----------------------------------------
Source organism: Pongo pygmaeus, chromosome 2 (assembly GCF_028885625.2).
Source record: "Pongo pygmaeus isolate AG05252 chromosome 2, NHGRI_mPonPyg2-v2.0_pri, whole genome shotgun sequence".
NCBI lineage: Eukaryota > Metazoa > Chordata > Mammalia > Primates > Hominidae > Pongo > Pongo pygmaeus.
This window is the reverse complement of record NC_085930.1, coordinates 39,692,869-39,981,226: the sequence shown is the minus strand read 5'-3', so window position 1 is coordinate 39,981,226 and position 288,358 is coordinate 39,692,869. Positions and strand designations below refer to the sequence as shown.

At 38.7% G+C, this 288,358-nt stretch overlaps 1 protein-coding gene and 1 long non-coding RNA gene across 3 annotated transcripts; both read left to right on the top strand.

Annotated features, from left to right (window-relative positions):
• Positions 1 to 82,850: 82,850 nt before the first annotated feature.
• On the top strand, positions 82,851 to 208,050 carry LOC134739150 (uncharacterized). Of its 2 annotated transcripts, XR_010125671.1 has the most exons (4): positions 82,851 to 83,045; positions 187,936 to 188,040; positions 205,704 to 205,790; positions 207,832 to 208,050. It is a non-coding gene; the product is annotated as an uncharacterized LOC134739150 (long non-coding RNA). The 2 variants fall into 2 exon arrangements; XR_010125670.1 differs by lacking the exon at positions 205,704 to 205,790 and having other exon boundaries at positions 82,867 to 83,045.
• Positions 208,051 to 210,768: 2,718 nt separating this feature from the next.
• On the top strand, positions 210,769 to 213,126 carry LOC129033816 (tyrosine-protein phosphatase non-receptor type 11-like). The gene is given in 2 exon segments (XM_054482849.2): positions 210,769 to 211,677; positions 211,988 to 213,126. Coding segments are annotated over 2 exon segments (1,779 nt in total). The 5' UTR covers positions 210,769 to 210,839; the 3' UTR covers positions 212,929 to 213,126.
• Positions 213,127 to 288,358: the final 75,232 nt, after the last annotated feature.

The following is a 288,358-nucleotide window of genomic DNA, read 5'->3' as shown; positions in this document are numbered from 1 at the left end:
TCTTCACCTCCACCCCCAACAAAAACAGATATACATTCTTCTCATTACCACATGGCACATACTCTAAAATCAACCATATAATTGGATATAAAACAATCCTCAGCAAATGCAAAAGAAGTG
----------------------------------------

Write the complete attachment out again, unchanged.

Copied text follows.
Source organism: Pongo pygmaeus, chromosome 2 (assembly GCF_028885625.2).
Source record: "Pongo pygmaeus isolate AG05252 chromosome 2, NHGRI_mPonPyg2-v2.0_pri, whole genome shotgun sequence".
NCBI lineage: Eukaryota > Metazoa > Chordata > Mammalia > Primates > Hominidae > Pongo > Pongo pygmaeus.
This window is the reverse complement of record NC_085930.1, coordinates 39,692,869-39,981,226: the sequence shown is the minus strand read 5'-3', so window position 1 is coordinate 39,981,226 and position 288,358 is coordinate 39,692,869. Positions and strand designations below refer to the sequence as shown.

At 38.7% G+C, this 288,358-nt stretch overlaps 1 protein-coding gene and 1 long non-coding RNA gene across 3 annotated transcripts; both read left to right on the top strand.

Annotated features, from left to right (window-relative positions):
• Positions 1 to 82,850: 82,850 nt before the first annotated feature.
• On the top strand, positions 82,851 to 208,050 carry LOC134739150 (uncharacterized). Of its 2 annotated transcripts, XR_010125671.1 has the most exons (4): positions 82,851 to 83,045; positions 187,936 to 188,040; positions 205,704 to 205,790; positions 207,832 to 208,050. It is a non-coding gene; the product is annotated as an uncharacterized LOC134739150 (long non-coding RNA). The 2 variants fall into 2 exon arrangements; XR_010125670.1 differs by lacking the exon at positions 205,704 to 205,790 and having other exon boundaries at positions 82,867 to 83,045.
• Positions 208,051 to 210,768: 2,718 nt separating this feature from the next.
• On the top strand, positions 210,769 to 213,126 carry LOC129033816 (tyrosine-protein phosphatase non-receptor type 11-like). The gene is given in 2 exon segments (XM_054482849.2): positions 210,769 to 211,677; positions 211,988 to 213,126. Coding segments are annotated over 2 exon segments (1,779 nt in total). The 5' UTR covers positions 210,769 to 210,839; the 3' UTR covers positions 212,929 to 213,126.
• Positions 213,127 to 288,358: the final 75,232 nt, after the last annotated feature.

The following is a 288,358-nucleotide window of genomic DNA, read 5'->3' as shown; positions in this document are numbered from 1 at the left end:
TCTTCACCTCCACCCCCAACAAAAACAGATATACATTCTTCTCATTACCACATGGCACATACTCTAAAATCAACCATATAATTGGATATAAAACAATCCTCAGCAAATGCAAAAGAAGTG